Last week I took on an entirely new teaching challenge: children. Three years ago, the New Yorker developed a "Summer Day Camp" program. Children come to camp for a week, three hours a day. During that time, the children play, draw, sing and speak English. It is all designed not only to teach English in a non-threatening environment, but also to awaken an interest in the language. This way when the students get to school, they don't just say, "Oh, man! English! Yuck!" The New Yorker teaches the 5 to 8 year olds, and I decided to tackle the 9 to 11 year olds. I had no idea what I was getting myself into.
First, teaching children is an entirely different type of work. It is more strenuous and involves a lot more activity. There is a constant up, down, worrying aspect that I just do not experience with adults. For example, the children get a 15 minute play outside period. During that time, I stand by the side with my ice handy in case someone accidentally gets hit while playing basketball. I have a new respect for elementary school teachers.
Second, I was in no way prepared for the amazing mimic ability that children have. Their accents are fantastic. I only have to repeat something a few times, and the students can soon repeat it on their own. In one week, they mastered three new songs. Also, the children understood some structures and functions in English much faster than some adults. After one hour, they could ask their fellow student, "When do you . . .?" and respond. I once had an adult student, who needed three weeks to master that structure.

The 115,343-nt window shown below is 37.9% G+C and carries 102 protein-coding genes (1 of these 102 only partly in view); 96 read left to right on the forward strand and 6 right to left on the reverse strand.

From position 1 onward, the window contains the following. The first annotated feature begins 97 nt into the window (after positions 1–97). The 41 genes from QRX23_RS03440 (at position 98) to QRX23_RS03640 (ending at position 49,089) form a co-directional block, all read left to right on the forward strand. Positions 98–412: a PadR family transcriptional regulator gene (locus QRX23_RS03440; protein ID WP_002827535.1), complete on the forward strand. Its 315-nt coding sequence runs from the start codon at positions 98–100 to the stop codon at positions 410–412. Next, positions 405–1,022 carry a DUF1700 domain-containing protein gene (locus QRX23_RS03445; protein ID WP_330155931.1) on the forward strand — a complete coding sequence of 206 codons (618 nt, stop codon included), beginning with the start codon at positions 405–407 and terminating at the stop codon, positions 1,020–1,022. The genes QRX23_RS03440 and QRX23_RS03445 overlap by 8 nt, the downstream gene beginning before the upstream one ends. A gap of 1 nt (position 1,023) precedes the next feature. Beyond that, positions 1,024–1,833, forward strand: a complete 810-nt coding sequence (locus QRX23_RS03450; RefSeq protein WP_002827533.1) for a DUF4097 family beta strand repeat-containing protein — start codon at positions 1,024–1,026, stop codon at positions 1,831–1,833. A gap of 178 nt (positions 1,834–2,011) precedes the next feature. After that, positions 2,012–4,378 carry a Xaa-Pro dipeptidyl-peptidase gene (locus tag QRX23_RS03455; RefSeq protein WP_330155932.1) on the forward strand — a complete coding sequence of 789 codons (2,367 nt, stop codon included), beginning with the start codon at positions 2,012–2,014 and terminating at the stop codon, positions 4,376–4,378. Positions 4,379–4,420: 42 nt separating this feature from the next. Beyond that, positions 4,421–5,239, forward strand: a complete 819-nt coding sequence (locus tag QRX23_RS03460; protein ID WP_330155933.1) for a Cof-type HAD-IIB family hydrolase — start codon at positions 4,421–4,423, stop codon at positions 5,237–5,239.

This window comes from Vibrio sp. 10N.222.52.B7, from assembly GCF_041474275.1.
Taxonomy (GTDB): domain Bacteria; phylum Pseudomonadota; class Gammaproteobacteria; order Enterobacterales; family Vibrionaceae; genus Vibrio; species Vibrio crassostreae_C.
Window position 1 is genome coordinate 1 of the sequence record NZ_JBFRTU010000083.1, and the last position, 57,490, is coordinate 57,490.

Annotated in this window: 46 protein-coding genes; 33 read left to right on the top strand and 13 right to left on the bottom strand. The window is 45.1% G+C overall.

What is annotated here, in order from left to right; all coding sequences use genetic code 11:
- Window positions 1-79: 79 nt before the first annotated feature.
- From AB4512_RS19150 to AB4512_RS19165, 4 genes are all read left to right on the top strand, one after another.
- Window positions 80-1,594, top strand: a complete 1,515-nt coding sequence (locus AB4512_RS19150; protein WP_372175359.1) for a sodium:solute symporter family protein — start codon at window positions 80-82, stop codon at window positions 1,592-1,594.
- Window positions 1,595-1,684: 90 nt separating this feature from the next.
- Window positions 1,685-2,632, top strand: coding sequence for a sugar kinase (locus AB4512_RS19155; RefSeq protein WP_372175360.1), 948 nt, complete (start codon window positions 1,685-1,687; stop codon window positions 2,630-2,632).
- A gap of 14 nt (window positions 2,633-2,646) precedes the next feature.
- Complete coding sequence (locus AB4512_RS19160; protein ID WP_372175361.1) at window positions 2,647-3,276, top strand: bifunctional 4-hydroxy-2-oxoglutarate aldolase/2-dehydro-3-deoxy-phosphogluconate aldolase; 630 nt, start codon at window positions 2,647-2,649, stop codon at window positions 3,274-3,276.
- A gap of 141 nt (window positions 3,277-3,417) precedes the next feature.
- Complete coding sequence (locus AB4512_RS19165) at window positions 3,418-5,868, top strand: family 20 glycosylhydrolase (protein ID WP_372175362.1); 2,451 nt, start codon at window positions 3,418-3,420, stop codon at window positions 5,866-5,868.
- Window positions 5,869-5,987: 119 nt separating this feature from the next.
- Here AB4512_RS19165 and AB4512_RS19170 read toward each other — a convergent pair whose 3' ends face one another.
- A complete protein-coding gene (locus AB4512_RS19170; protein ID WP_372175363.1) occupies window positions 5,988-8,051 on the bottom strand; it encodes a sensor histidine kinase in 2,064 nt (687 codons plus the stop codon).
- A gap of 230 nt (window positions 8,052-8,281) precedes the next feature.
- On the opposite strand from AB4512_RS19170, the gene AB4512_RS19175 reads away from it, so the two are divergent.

Third, the children give back emotionally in away that adults do not. I become good friends with lots of my students, but none of them hugged my like the 9 year old last week, who wanted to know if we can have a camp in the fall break. It was also beautiful the way they showed their work to their parents, so full of pride.
Teaching children is something that we would like to expand in our business. Three weeks ago (July 8, 2007) there was a large article in Die Welt (http://www.welt.de/), "Why Children Should Learn English Early." In the article, the newspaper quoted studies that show that students who learn English at an early age (i.e. 4 to 5) go on to do better in all subjects in school, including math.
I am also interested in this topic because I would like to raise my child to be bilingual. I am already surfing through the Internet for books and tips. Uh, oh. I smell research coming on, which I just love. It is the nerd in me. I cannot help myself. If anyone has any tips or book suggestions, let me know.
I have a new group of kids this week. It did not gel as well this morning, but I blame the rain. I am sure it will get better. There is a third and final group next week. By that time I will most definitely need my vacation.